The Best French Press You've Ever Had
The French Press isn’t entirely French. An Italian man named Attilio Calimani is credited for the invention of the brewing apparatus we know and love. However, the first rendition of the widely used coffee plunger was patented by the French. This underrated method of brewing coffee is simple, repeatable, and easy on the pocket. Most brewing methods call for water to pass through the grounds. In a French Press, however, they’re steeped together. Once the brewing process is completed, the suspended grounds are separated and pushed down using a metal mesh.
The relatively large mesh holes let some of the non-soluble matter into the coffee resulting in a rich-bodied cup of coffee with plenty of texture. The additional texture doesn’t appeal to everyone though. Alternatively, the French pull method bypasses all concerns about the texture because the grounds are scooped out.
While your perfect cup of french-press coffee may vary, here’s a great place to start:
What You Need?
Freshly Ground Coffee
As always, weigh out the coffee beans and grind them just before you start brewing. For this brewing method, it’s best to avoid fine grinds. While the metal mesh does a great job of separating large grounds, the finer particles are left suspended in the coffee after brewing.
As for the coffee-to-water ratio, we recommend 1:12. For a 17-oz press, you’ll need 30 grams of coffee and 350 grams of water.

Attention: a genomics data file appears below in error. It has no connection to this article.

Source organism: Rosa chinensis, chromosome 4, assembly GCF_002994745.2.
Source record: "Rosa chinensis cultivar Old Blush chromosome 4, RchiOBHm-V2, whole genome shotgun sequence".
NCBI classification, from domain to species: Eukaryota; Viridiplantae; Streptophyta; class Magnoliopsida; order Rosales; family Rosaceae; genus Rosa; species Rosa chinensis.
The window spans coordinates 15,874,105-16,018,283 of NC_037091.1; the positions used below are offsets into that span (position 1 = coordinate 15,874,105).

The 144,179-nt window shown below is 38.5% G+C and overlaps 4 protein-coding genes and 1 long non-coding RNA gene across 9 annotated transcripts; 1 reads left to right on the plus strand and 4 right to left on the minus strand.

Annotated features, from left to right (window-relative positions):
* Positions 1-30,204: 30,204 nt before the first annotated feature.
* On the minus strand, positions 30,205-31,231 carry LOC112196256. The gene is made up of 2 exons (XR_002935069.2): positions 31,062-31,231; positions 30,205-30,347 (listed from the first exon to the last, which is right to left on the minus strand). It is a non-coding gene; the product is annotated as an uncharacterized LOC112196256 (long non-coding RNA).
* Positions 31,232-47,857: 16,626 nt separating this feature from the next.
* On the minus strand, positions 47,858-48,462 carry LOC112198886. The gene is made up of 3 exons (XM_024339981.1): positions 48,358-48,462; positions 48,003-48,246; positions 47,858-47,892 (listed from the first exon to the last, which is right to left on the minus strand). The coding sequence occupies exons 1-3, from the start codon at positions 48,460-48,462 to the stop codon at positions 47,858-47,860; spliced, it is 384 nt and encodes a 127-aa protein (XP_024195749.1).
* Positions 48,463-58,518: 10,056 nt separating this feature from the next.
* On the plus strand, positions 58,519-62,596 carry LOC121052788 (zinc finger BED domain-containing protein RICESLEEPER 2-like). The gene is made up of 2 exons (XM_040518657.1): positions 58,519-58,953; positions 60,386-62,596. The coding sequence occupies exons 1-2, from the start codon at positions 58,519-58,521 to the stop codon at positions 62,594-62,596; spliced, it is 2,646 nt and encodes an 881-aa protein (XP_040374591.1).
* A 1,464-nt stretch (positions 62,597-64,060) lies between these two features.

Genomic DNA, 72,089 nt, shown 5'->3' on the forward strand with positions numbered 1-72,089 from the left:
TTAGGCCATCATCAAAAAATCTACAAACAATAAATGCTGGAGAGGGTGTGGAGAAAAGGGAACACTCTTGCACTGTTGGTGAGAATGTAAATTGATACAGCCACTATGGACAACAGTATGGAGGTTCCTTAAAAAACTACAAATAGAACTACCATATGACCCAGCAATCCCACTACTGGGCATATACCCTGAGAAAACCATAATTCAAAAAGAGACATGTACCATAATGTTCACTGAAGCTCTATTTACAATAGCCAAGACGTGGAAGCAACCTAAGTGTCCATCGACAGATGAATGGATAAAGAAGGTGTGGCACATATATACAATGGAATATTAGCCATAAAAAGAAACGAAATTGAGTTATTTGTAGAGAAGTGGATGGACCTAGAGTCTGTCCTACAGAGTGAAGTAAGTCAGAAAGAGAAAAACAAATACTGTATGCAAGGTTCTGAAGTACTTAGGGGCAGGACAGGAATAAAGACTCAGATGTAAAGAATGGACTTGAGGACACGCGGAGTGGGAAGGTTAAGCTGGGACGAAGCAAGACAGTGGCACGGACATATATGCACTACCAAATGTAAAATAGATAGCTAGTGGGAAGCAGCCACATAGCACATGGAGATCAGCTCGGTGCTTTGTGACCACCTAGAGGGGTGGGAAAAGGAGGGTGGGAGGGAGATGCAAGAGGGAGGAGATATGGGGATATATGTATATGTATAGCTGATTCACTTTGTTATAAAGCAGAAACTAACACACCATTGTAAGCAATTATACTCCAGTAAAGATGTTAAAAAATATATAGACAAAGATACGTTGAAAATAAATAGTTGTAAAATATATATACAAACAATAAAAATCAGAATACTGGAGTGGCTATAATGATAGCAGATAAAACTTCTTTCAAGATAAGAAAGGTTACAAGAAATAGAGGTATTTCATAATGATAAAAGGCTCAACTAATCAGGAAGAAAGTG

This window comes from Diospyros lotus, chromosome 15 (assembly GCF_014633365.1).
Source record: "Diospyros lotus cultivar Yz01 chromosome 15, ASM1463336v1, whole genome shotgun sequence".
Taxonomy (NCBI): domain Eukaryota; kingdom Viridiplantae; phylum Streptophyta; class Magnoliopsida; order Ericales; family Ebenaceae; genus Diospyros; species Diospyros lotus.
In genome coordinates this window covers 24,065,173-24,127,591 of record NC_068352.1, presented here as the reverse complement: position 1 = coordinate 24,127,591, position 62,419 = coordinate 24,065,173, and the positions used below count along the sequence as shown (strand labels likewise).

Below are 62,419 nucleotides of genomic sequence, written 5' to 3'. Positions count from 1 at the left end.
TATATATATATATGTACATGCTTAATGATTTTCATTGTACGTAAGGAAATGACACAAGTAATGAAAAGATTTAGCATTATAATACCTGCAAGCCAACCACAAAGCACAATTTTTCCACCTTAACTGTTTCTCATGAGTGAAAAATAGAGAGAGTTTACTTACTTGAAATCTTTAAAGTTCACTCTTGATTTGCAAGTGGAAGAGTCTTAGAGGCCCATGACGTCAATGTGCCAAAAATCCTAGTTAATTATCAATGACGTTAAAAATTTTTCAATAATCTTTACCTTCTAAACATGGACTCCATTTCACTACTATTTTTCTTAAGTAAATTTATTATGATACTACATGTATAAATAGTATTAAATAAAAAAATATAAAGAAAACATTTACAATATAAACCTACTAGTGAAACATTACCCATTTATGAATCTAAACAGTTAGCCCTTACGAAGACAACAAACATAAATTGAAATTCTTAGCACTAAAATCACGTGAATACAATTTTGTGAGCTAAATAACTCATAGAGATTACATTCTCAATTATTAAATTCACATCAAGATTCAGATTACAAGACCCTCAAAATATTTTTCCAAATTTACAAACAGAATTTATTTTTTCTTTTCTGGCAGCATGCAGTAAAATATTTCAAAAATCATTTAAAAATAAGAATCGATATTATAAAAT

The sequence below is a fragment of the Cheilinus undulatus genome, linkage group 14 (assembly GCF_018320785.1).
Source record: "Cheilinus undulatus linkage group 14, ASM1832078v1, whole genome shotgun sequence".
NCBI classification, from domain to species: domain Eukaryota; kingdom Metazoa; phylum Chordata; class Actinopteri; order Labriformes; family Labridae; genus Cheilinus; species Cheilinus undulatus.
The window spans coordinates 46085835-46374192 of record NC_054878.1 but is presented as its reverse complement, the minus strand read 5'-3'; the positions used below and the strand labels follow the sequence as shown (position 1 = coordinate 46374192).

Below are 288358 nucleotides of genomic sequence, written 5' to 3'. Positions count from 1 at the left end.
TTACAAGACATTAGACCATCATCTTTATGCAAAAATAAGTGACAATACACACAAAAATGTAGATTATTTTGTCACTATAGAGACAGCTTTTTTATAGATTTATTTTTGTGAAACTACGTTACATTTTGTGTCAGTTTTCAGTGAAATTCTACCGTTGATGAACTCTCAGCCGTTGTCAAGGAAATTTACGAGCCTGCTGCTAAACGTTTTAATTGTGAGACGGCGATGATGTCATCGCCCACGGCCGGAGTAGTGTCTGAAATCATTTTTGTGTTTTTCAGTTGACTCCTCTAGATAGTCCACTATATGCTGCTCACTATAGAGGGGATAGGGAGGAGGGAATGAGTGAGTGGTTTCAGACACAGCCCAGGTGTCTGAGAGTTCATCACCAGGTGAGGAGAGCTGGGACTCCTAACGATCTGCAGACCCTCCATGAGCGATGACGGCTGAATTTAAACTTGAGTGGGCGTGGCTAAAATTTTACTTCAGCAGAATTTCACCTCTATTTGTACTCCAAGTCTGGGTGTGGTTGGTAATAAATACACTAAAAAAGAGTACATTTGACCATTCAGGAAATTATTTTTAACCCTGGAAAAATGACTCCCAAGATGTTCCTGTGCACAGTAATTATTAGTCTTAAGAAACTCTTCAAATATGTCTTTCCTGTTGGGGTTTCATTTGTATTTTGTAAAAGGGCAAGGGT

Once the water comes to a boil, put the ground coffee in the french press, and place the apparatus on a scale.
Pour twice the amount of water as coffee onto your grounds. Give the mixture a gentle stir to ensure that all the coffee is hydrated and ready to bloom.
After 30 seconds, add the rest of your water while keeping an eye on the scale to check for the ratio. Place the lid upon the french press and let the coffee steep for about 4 minutes.
During these four minutes, some of the coffee floats to the top forming a layer. Using a large spoon, stir the coffee to let the grounds fall to the bottom. Let the grounds settle down for about 1 minute.
[Optional: During this stage, scoop out the foam on top along with any floating coffee grounds to avoid having too many fine particles in your cup]
Place the mesh plunger on top of the beaker, and gently plunge to separate all the coffee grounds. To prevent ‘overextraction’ which tends to bring out bitterness, we recommend pouring out the entire pot during this stage.
Stick around for the coffee to cool down a tad, pour yourself a cup, sit down, and cherish each sip.
Oftentimes, people tend to shy away from the french brew method because of the bitter aftertaste. But following these steps ensures that none of the undesirable qualities are released. Like with every other brew method, it’s possible to achieve a delightful cup of joe while retaining all the delectable flavors. Your final cup can be influenced by so many factors. To enhance your coffee experience, try experimenting with different roasts, grinds, and most importantly, beans of different origins. If you ever feel overwhelmed, remember to circle back and take it one step at a time.